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I graduated 6 years ago with a bachelors in computer science and have been developing software since then. I have gotten really good at what I do, but have come to the conclusion that the H.R Frameworks, Content Management Tools, and trivial computer systems I worked on, have not mattered much in the grand scheme of things.

I want to use my software development skills to work on things that are more important in my opinion, specifically healthcare research; anything that can help find solutions to today's greatest medical challenges: cancers, Alzheimer's disease, extending life expectancy, things like that. I'm sure computer science has a place somewhere in this, but I don't know the first thing about protein folding, research lab equipment, and the human genome.

I'll probably have to go back to school and at least get some sort of degree or certificate in biotechnology, but don't know where to start, and where it will lead me to. Can I get some guidance?

closed as off-topic by Coder, user3209815, scaaahu, Bryan Krause, Buzz Apr 26 '18 at 1:08

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    Would you be able to edit your question to make it less about your situation and more generic? As written, your question depends upon individual factors. – Richard Erickson Apr 25 '18 at 14:25
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    Also, some suggestions: Start by reading. Even Wikipedia articles on the topic. Then look at the references they cite and read those. Next, find an open source project for an area you find interesting and start contributing. – Richard Erickson Apr 25 '18 at 14:27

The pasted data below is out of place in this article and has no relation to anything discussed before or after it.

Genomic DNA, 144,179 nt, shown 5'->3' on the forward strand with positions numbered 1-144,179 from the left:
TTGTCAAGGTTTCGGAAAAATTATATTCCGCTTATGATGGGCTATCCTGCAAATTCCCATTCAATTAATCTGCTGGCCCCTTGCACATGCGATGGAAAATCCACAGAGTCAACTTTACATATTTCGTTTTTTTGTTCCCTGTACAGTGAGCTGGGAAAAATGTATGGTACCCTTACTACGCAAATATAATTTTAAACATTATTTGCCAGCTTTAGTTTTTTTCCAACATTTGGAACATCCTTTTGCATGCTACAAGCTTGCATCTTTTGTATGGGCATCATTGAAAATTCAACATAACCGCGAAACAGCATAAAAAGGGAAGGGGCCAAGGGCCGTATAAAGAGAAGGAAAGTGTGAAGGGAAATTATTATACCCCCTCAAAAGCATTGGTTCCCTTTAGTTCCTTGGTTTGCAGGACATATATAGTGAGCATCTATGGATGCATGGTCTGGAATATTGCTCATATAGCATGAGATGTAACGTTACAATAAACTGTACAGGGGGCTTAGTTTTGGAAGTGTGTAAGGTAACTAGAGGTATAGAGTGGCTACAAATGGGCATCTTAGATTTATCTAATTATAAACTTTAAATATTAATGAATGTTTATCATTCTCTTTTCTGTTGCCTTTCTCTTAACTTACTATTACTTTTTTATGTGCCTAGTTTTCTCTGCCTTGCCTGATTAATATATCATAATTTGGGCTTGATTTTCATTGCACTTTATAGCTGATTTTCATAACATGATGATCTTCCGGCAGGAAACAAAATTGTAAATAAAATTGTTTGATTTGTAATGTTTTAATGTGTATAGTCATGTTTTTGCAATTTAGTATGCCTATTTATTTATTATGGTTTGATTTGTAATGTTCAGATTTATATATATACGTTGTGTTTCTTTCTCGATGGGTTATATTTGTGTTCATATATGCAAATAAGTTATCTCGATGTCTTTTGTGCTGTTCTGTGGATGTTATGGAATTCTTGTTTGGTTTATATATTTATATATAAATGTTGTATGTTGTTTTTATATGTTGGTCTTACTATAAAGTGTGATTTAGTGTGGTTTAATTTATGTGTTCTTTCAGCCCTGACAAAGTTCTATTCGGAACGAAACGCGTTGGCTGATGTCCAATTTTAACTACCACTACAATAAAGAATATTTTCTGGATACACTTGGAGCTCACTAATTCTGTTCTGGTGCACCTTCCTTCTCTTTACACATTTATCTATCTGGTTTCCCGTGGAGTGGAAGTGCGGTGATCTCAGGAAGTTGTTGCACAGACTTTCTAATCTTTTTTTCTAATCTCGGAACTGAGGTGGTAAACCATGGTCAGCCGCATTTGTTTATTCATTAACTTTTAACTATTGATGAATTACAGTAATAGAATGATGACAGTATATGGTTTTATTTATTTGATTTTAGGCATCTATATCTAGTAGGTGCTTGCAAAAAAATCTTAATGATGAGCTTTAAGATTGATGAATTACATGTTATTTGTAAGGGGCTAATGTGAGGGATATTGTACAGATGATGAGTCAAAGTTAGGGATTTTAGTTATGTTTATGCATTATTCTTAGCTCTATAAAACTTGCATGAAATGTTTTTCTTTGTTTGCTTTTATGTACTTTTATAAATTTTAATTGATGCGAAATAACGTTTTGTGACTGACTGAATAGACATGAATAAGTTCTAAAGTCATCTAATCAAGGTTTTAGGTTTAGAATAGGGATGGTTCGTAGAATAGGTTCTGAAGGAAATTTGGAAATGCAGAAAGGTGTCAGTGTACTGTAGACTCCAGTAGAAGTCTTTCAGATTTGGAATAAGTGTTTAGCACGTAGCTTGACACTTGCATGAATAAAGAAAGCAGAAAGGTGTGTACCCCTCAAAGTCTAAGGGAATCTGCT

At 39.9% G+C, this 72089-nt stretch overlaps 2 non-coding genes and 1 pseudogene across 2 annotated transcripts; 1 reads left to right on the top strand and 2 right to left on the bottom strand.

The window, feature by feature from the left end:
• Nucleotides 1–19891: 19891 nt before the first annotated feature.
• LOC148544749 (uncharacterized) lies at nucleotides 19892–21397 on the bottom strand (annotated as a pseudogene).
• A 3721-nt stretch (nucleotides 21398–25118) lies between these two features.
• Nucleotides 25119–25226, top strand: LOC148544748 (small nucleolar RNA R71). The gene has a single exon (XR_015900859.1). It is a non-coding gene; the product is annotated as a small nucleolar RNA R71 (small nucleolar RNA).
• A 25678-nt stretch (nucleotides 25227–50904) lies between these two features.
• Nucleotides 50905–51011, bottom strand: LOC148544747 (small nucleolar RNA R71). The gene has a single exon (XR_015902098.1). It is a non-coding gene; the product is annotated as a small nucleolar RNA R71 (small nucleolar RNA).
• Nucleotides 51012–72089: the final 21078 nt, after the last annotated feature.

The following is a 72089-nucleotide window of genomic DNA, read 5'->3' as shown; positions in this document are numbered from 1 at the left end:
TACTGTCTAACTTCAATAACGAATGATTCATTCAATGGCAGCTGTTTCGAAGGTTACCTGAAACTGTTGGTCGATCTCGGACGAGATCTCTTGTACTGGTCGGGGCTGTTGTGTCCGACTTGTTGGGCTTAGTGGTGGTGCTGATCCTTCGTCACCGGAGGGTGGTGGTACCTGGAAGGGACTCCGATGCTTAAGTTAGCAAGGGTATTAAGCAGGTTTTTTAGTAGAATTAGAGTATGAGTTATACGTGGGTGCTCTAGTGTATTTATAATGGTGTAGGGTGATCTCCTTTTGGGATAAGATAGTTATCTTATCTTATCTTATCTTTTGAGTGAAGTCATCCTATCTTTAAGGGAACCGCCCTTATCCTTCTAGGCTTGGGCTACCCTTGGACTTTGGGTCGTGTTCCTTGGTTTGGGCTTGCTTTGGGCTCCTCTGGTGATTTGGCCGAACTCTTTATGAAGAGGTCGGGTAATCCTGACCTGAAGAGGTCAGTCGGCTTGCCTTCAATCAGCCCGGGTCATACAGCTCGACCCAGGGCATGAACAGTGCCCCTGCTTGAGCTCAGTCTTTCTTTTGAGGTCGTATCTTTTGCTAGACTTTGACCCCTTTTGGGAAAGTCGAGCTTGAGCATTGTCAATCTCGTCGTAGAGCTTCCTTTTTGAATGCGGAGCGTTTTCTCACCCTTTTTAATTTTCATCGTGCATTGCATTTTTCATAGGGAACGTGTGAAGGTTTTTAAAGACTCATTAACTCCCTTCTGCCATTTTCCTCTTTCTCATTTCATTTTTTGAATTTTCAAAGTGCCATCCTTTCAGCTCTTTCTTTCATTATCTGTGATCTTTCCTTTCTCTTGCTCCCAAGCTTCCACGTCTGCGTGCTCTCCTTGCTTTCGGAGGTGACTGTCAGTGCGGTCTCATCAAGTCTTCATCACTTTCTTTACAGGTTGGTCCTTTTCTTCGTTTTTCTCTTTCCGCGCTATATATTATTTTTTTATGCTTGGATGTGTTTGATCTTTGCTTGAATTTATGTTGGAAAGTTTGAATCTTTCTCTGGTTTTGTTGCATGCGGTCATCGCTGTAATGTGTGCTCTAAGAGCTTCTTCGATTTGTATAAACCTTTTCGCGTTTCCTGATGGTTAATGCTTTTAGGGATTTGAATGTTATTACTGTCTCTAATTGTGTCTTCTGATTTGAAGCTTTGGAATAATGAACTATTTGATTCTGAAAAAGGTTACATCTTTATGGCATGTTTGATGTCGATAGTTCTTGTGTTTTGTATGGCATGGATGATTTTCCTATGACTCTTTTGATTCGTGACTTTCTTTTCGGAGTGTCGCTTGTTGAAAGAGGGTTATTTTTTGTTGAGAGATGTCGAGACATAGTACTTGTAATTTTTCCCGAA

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    My advice, apply for a graduate school. Once admitted, you'll have an advisor. Your advisor will give you guidance. – scaaahu Apr 25 '18 at 14:32
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    You might want to also look up the term/field "health informatics" - lots of people going into the field (and in fact creating it) started as computer scientists and moved to apply their skills to the health field. As you develop a better idea of the fields, you can also look into programming (often "research programmer", "research software engineer", etc) positions which emphasize the skills over specific research experience. You basically accept less pay to work in an area you care more about, and may find positions where you can work before going to grad school if you take to research. – BrianH Apr 25 '18 at 16:12
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    Not an answer, but perhaps an interesting/inspiring resource to get you started looking into cross-discplinary research areas: matt.might.net – henning Apr 25 '18 at 18:27